20/08/2014 13:13 BST | Updated 20/10/2014 06:59 BST

The Whistleblower Reality Check.

The NHS cannot solely wait for ad hoc complaints/litigation from patients or whistleblowers to trigger improvements. An overhaul in the culture is required so raising concerns is part of the job description for every healthcare professional.

The Bristol Inquiry and Steve Bolsin's work led to the implementation of UK's clinical governance reforms. Instead of employing him to improve patient safety, the NHS accepted his exile in Australia. The system then bemoans the failure of patient safety and whistleblowing in this country. The fact is, if you don't have good people running the NHS, progress to an open culture of error reporting will never be made.

Finely micromanaged inquiries give health workers a false sense of security. Despite numerous reviews and conclusions outlined in the Bristol, Shipman and Mid Staffordshire Inquiries, the current Freedom to Speak Up Review appears to be yet another platform where "stories" sent to the review are not verified. Numerous questions on "cherry picking" evidence, failure of cross examination and poor methodology have been raised in relation to the Mid Staffordshire Inquiry.

No doubt similar criticisms will be made of the current whistleblowing review run by Sir Robert Francis and his team. Having billed it as an "independent" inquiry in various media outlets, all has gone silent from the Francis camp now that his lead medical adviser has been found to be partying with Freemasons. The influence of freemasonry was a hotly debated subject in the Bristol Inquiry. Again, the government's safe pairs of hands appear to be constructing documents for public consumption and electoral benefit. I suspect addressing the realities of whistleblowing would sink all mainstream political parties. In the meantime, the Pied Piper in the form of Robert Francis QC and his team of famous whistleblowers attempt to tempt us all to raise concerns. Is it safe though? That is the question.

While Robert Francis QC encourages whistleblowing, one must examine the reality away from his legal rose tinted spectacles. Having naively believed in the Bristol hype, I raised concerns about patient safety. The ward concerned was like many others in the NHS. What followed was a paper mountain, successful court cases, reviews, strained apologies but my concerns were never investigated properly by any authority. While senior figures responsible enjoyed the status, pensions and merit awards, my fragile medical career was over before it has started. Having struggled my way through a myriad of frivolous allegations instigated by my regulatory body, I slowly discovered trickles of evidence that eventually led to my vindication. While repeated investigations by the regulatory body focused on silencing/discrediting my concerns, no one glanced at the system failures. No wider audit was done and no patient/relative was informed of the damning reports. Essentially, no lessons were learned by the system. This isn't just one isolated story. It is a common pattern of failures of accountability in the NHS resulting in widespread patient safety failures. Of course, this evidence was conveniently set aside in the Mid Staffordshire Inquiry. Perhaps it become too hot to handle in the government's "safe pair of hands".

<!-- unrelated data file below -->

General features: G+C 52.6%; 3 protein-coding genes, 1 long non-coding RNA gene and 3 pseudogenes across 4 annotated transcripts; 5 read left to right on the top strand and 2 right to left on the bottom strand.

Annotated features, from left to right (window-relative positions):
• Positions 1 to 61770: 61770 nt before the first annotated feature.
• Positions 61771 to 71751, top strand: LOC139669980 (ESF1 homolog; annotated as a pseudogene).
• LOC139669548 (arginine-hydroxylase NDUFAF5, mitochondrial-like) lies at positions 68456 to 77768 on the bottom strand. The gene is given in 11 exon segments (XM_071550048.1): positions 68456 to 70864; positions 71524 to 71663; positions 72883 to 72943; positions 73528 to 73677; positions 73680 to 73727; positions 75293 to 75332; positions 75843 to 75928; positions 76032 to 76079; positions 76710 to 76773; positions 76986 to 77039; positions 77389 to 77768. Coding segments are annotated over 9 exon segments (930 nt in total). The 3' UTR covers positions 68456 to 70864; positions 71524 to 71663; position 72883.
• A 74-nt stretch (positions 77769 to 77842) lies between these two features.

Patients deserve good care and NHS staff deserve good management. The NHS has no accountability systems for management failures. Patient safety and the public purse have to be protected. This means balancing the interests between patients, the NHS and the whistleblower. It also means addressing the prevalence of vexatious whistleblowers especially in an era of opportunistic litigation.

While attention has been focused on employment contracts and gagging clauses, very little has been said about indirect silencers. Anyone raising concerns should understand that the romantic idea of whistleblowing - admiration, bravery and fame - is essentially only saved for the select few. The average whistleblower will experience long term unemployment leading to poverty, homelessness, long term unemployability, endless job centre waits, satellite harassment, endless litigation and the Pariah effect. The stigma of being labeled mad, bad or sad and a troublemaker isn't easy to handle.

Healthcare whistleblowers face a myriad of problems post whistleblowing. They include a destruction of employment references affecting employability in the medical and non medical sectors, referral to their regulatory bodies on spurious charges, mobbing by the profession, sham peer reviews, failures in representation by trade unions and defence unions, and your MP's reluctance in resolving difficult issues. Pro-Bono legal support or even legal aid is negligible for doctors. Handling whistleblowing repercussions and reprisals in an ineffective system is difficult even for the toughest. The gravity of personal losses can only be understood by those who have walked this turbulent path. The tragedy of many cases is that this high price paid does not in turn improve patient safety.

The NHS cannot solely wait for ad hoc complaints/litigation from patients or whistleblowers to trigger improvements. An overhaul in the culture is required so raising concerns is part of the job description for every healthcare professional. Normalising error reporting appears to be the only way to improve patient safety and reducing litigation in the long term. It is probably the only way forward in a country where inquiries are tainted while political and establishment interests are protected. The power of the state will always be used to silence those who shake the foundations of such an establishment.

Dr Rita Pal

Co-Author of Whistleblowing and Patient Safety - Whistleblowing and patient safety: the patient's or the profession's interests at stake? Journal of the Royal Society of Medicine.